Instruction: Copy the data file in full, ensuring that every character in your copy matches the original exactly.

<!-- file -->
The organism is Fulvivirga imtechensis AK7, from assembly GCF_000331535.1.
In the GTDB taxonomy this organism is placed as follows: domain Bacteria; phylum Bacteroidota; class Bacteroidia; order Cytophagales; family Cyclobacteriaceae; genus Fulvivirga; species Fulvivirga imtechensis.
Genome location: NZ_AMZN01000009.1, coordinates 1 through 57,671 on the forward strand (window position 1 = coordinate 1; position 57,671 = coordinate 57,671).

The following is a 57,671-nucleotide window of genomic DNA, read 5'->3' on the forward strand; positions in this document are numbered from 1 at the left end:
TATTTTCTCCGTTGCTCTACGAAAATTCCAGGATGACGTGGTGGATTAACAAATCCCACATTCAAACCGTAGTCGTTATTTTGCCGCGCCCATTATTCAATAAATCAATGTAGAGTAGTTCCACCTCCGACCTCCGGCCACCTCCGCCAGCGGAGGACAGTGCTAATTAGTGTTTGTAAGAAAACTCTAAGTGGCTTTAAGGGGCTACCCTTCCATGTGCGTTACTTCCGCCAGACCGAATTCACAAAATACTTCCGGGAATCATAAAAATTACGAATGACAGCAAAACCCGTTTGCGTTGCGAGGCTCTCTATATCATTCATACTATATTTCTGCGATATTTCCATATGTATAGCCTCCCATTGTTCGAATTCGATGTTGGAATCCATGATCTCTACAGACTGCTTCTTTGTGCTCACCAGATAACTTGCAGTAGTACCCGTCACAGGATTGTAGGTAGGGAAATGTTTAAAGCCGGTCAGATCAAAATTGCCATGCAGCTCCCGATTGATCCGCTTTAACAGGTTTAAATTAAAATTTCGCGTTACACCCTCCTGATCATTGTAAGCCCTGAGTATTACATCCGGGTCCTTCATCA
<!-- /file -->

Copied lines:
The organism is Fulvivirga imtechensis AK7, from assembly GCF_000331535.1.
In the GTDB taxonomy this organism is placed as follows: domain Bacteria; phylum Bacteroidota; class Bacteroidia; order Cytophagales; family Cyclobacteriaceae; genus Fulvivirga; species Fulvivirga imtechensis.
Genome location: NZ_AMZN01000009.1, coordinates 1 through 57,671 on the forward strand (window position 1 = coordinate 1; position 57,671 = coordinate 57,671).

The following is a 57,671-nucleotide window of genomic DNA, read 5'->3' on the forward strand; positions in this document are numbered from 1 at the left end:
TATTTTCTCCGTTGCTCTACGAAAATTCCAGGATGACGTGGTGGATTAACAAATCCCACATTCAAACCGTAGTCGTTATTTTGCCGCGCCCATTATTCAATAAATCAATGTAGAGTAGTTCCACCTCCGACCTCCGGCCACCTCCGCCAGCGGAGGACAGTGCTAATTAGTGTTTGTAAGAAAACTCTAAGTGGCTTTAAGGGGCTACCCTTCCATGTGCGTTACTTCCGCCAGACCGAATTCACAAAATACTTCCGGGAATCATAAAAATTACGAATGACAGCAAAACCCGTTTGCGTTGCGAGGCTCTCTATATCATTCATACTATATTTCTGCGATATTTCCATATGTATAGCCTCCCATTGTTCGAATTCGATGTTGGAATCCATGATCTCTACAGACTGCTTCTTTGTGCTCACCAGATAACTTGCAGTAGTACCCGTCACAGGATTGTAGGTAGGGAAATGTTTAAAGCCGGTCAGATCAAAATTGCCATGCAGCTCCCGATTGATCCGCTTTAACAGGTTTAAATTAAAATTTCGCGTTACACCCTCCTGATCATTGTAAGCCCTGAGTATTACATCCGGGTCCTTCATCA